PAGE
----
Australia election: Scott Morrison hails ‘miracle’ result for Liberals as Labor concedes defeat

Shock result after opinion and exit polls predicted win for Bill Shorten

Liberal Party leader Scott Morrison wins Australian elections

Scott Morrison celebrated a “miracle” victory in the Australian general election after defying polls predicting he would lose power to opposition Labor party leader Bill Shorten.

The prime minister thanked his jubilant supporters in Sydney as early results showed the ruling Liberal Party-led coalition was on course to win at least 73 seats, just short of the 76 required to form a majority.

It followed Mr Shorten’s announcement late on Saturday evening that he had conceded defeat. “It is obvious that Labour will not be able to form the next government and so, in the national interest, a short while ago, I called Scott Morrison to congratulate him,” the Labor leader said.

With 10 seats still to be decided by the end of counting on Saturday, it is unclear whether the ruling coalition will be able to form an outright majority or have to rely on support from independents.

There was so much public confidence of a Labor victory that, two days before the election, Australian online bookmaker Sportsbet paid out AU$1.3m (£700,000) to those who backed Mr Shorten’s party. Sportsbet said 70 per cent of wagers had been placed on Labor.

Opinion polls also suggested the conservative Liberal Party-led coalition would lose its bid for a third three-year term. One exit poll found that the opposition Labor Party could win as many as 82 seats in the 151-seat House of Representatives.

Mr Shorten, 52, had said on Saturday morning he was confident Labor would win, while Mr Morrison would not be drawn on a prediction.

Mr Morrison, a 51-year-old former tourism marketer, had led a rare minority government into the election after replacing Malcolm Turnbull following an internal power struggle last August.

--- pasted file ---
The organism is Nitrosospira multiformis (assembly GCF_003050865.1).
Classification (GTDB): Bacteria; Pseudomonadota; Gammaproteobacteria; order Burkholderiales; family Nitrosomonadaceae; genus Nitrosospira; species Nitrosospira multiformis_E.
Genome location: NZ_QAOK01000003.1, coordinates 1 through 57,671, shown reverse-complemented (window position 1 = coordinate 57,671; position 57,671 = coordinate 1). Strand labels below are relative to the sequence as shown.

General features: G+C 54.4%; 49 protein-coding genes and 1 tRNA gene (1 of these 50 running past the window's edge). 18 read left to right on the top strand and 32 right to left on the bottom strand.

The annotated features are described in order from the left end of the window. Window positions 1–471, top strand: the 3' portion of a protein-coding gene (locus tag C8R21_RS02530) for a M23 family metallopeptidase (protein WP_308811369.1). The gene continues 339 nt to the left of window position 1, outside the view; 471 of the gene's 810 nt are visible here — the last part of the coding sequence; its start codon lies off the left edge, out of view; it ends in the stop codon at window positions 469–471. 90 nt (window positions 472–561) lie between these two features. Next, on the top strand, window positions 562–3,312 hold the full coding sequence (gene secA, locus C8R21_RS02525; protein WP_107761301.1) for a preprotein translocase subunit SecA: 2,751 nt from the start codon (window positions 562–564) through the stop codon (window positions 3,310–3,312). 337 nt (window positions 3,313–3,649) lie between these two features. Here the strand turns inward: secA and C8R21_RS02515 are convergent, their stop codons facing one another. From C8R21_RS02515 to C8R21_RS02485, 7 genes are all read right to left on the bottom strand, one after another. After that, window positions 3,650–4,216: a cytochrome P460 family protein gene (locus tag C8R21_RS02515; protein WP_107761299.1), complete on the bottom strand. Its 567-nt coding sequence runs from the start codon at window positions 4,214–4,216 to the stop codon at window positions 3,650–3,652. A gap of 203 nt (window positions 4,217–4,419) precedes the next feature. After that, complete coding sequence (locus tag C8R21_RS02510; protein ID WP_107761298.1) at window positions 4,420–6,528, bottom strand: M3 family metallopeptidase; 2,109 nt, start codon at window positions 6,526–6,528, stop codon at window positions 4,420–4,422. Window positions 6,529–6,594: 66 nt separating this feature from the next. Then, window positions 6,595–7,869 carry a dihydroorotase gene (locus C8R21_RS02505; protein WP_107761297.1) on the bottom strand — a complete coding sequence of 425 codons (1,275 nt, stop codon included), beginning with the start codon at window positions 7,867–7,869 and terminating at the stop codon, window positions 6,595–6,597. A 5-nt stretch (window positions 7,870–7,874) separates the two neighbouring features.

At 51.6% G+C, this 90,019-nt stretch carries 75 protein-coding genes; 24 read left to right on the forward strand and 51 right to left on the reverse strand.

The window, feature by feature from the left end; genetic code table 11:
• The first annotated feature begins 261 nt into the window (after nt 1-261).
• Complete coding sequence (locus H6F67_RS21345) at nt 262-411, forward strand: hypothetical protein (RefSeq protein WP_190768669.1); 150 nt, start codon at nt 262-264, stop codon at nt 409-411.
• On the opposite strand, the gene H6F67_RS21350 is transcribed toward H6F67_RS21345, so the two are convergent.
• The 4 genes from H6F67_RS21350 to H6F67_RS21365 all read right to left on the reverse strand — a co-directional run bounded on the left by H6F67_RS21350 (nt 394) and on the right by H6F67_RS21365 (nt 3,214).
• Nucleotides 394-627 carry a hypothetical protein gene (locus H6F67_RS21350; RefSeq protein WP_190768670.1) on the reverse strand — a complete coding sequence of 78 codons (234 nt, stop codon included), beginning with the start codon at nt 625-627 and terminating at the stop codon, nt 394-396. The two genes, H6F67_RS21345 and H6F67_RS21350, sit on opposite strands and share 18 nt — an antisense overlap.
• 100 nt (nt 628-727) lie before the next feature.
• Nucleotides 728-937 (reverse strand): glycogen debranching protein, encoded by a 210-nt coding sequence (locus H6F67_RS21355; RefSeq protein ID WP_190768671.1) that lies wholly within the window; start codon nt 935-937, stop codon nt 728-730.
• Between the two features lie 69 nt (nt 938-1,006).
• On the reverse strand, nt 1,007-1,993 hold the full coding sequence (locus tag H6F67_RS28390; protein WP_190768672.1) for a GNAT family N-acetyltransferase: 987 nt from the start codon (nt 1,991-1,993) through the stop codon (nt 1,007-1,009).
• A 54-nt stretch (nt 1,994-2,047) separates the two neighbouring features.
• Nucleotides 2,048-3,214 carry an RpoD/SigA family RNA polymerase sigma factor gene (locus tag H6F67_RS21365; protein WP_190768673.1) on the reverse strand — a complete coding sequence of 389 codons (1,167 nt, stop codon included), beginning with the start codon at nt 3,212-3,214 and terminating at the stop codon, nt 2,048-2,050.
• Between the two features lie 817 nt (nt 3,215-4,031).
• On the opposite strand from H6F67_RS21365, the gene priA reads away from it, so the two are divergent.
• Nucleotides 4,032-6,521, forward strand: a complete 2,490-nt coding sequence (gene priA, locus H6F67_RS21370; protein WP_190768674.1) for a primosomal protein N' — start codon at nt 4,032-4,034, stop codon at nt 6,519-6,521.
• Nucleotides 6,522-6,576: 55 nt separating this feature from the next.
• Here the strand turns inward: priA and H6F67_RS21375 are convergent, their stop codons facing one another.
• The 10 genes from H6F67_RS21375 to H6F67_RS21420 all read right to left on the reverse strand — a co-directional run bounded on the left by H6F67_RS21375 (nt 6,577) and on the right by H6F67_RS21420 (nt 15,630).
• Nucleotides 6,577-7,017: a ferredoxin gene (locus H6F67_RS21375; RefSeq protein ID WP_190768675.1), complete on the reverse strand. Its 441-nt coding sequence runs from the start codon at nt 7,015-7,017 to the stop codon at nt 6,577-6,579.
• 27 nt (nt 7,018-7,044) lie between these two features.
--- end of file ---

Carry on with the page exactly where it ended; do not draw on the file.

He is the conservatives’ third prime minister since they were first elected in 2013.

“I have always believed in miracles,” Mr Morrison told cheering supporters at Sydney’s Wentworth Hotel as he appeared on stage with his wife and two daughters.

“I’m standing with the three biggest miracles in my life here tonight, and tonight we’ve been delivered another one,” he said. “Tonight is not about me or it’s not about even the Liberal Party. Tonight is about every single Australian who depends on their government to put them first.”

Elsewhere, Tony Abbott, who served as prime minister from 2013 to 2015, lost the Sydney seat he has held since 1994.

Polling suggested climate change was a major issue for voters, who elected an independent candidate. As prime minister in 2014, Mr Abbott repealed a carbon tax introduced by a Labor government.

Mr Abbott was replaced by Turnbull the next year because of poor opinion polling, but he remained a government lawmaker.

Mr Shorten said one of his top priorities if he won power was to reduce Australia’s greenhouse gas emissions, as well as increase wages for low-paid workers.

He also promised a range of reforms, including the government paying all of a patients’ costs for cancer treatment and a reduction of tax breaks for landlords.

“The world will know that if Labor gets elected, Australia’s back in the fight against climate change,” he said.

Clive Palmer rants about Australian election during interview

Australia is the world’s largest exporter of coal and liquefied natural gas. It is also one of the world’s worst carbon gas polluters per capita because of a heavy reliance on coal-fired electricity.

As the driest continent after Antarctica, it is also particularly vulnerable to the impacts of climate change, such as wildfires and destructive storms.

After conceding defeat, Mr Shorten said he would step down as the party’s leader. “I know that you’re all hurting and I am too,” he told supporters in Melbourne.

“And without wanting to hold out any false hope, while there are still millions of votes to count and important seats yet to be finalised, it is obvious that Labor will not be able to form the next government.”

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